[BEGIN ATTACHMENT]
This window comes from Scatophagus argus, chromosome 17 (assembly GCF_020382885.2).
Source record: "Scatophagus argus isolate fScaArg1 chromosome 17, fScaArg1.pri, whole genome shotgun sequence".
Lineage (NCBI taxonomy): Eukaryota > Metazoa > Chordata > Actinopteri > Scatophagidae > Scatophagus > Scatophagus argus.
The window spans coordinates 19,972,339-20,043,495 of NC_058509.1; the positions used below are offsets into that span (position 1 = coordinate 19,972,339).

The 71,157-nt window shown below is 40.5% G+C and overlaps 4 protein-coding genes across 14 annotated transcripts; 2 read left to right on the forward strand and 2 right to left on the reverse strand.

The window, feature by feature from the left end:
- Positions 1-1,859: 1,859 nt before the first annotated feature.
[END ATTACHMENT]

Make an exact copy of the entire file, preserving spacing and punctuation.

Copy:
This window comes from Scatophagus argus, chromosome 17 (assembly GCF_020382885.2).
Source record: "Scatophagus argus isolate fScaArg1 chromosome 17, fScaArg1.pri, whole genome shotgun sequence".
Lineage (NCBI taxonomy): Eukaryota > Metazoa > Chordata > Actinopteri > Scatophagidae > Scatophagus > Scatophagus argus.
The window spans coordinates 19,972,339-20,043,495 of NC_058509.1; the positions used below are offsets into that span (position 1 = coordinate 19,972,339).

The 71,157-nt window shown below is 40.5% G+C and overlaps 4 protein-coding genes across 14 annotated transcripts; 2 read left to right on the forward strand and 2 right to left on the reverse strand.

The window, feature by feature from the left end:
- Positions 1-1,859: 1,859 nt before the first annotated feature.